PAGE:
Canadian labour activist Leo Gerard recently retired after 18 years as international president of the United Steel Workers (USW) – the largest industrial union in North America. The onetime smelter worker devoted his career to battling the wealth gap.
Mr. Gerard faced numerous headwinds as a labour leader. He has grappled with declining rates of union membership. He has taken on leaders of both U.S. political parties, whose free-trade orthodoxy collided with his members’ concerns about imports of steel and other products. And he has struggled with members of his own union who have little in common culturally with U.S. President Donald Trump, but are nonetheless drawn to the Manhattan tycoon because of his populist approach and his nationalistic rhetoric.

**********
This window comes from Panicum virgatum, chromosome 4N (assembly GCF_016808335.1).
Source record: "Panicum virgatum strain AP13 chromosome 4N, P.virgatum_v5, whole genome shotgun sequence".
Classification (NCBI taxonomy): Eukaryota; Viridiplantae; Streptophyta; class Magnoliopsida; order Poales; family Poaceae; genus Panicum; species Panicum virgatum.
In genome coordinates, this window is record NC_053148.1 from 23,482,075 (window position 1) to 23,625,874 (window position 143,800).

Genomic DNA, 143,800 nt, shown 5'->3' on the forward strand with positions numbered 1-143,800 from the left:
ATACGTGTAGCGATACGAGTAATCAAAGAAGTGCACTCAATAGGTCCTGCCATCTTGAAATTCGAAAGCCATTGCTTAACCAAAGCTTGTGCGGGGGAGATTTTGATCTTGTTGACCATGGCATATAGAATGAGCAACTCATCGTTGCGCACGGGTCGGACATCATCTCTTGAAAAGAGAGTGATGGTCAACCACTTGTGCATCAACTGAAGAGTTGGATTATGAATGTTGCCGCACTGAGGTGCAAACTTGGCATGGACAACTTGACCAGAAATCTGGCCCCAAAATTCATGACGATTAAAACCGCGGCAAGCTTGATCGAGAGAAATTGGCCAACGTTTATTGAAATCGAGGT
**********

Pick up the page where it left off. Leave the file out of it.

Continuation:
The discord roiled Mr. Gerard’s union and placed him in a difficult political position. He argued just after the Trump triumph that the new President was elected “by stealing our agenda.”
But he found much of the Trump program – tax cuts that benefitted the rich, an assault on the Obamacare health-care program, the appointment of anti-labour officials throughout the new Cabinet – distasteful. And yet, he was photographed with Mr. Trump at the White House and praised the President for sending “a signal that he’s going to help us get a level playing field” with the Chinese steel industry.
Mr. Gerard earned respect from business leaders. James Rohr, the former chair and chief executive of PNC Financial Services Group, one of America’s top 10 banks, describes Mr. Gerard as “a unique man with a global and local perspective.”
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